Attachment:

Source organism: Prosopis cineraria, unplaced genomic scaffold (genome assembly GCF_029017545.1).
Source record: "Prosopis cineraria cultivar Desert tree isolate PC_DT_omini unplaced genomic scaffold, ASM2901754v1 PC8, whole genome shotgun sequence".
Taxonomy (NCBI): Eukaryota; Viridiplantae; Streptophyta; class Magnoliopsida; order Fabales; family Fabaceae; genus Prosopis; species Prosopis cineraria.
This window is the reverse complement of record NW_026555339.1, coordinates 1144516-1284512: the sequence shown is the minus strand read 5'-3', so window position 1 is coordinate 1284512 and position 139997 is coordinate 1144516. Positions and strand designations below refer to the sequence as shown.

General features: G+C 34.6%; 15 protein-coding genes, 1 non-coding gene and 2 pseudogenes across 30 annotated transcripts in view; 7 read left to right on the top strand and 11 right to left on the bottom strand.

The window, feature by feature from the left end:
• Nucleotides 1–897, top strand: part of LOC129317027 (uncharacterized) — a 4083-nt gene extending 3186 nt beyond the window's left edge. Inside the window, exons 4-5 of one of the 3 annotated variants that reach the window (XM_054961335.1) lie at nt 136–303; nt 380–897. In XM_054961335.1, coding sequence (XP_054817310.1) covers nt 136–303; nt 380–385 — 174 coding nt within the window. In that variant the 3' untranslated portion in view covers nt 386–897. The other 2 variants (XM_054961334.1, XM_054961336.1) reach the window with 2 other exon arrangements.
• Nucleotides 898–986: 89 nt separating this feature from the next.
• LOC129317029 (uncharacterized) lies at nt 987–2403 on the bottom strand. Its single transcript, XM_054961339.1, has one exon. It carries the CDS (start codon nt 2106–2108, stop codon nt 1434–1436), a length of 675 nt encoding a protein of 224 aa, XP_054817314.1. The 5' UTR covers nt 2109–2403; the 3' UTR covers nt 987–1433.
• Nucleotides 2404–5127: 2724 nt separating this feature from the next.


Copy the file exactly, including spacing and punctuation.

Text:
Source organism: Prosopis cineraria, unplaced genomic scaffold (genome assembly GCF_029017545.1).
Source record: "Prosopis cineraria cultivar Desert tree isolate PC_DT_omini unplaced genomic scaffold, ASM2901754v1 PC8, whole genome shotgun sequence".
Taxonomy (NCBI): Eukaryota; Viridiplantae; Streptophyta; class Magnoliopsida; order Fabales; family Fabaceae; genus Prosopis; species Prosopis cineraria.
This window is the reverse complement of record NW_026555339.1, coordinates 1144516-1284512: the sequence shown is the minus strand read 5'-3', so window position 1 is coordinate 1284512 and position 139997 is coordinate 1144516. Positions and strand designations below refer to the sequence as shown.

General features: G+C 34.6%; 15 protein-coding genes, 1 non-coding gene and 2 pseudogenes across 30 annotated transcripts in view; 7 read left to right on the top strand and 11 right to left on the bottom strand.

The window, feature by feature from the left end:
• Nucleotides 1–897, top strand: part of LOC129317027 (uncharacterized) — a 4083-nt gene extending 3186 nt beyond the window's left edge. Inside the window, exons 4-5 of one of the 3 annotated variants that reach the window (XM_054961335.1) lie at nt 136–303; nt 380–897. In XM_054961335.1, coding sequence (XP_054817310.1) covers nt 136–303; nt 380–385 — 174 coding nt within the window. In that variant the 3' untranslated portion in view covers nt 386–897. The other 2 variants (XM_054961334.1, XM_054961336.1) reach the window with 2 other exon arrangements.
• Nucleotides 898–986: 89 nt separating this feature from the next.
• LOC129317029 (uncharacterized) lies at nt 987–2403 on the bottom strand. Its single transcript, XM_054961339.1, has one exon. It carries the CDS (start codon nt 2106–2108, stop codon nt 1434–1436), a length of 675 nt encoding a protein of 224 aa, XP_054817314.1. The 5' UTR covers nt 2109–2403; the 3' UTR covers nt 987–1433.
• Nucleotides 2404–5127: 2724 nt separating this feature from the next.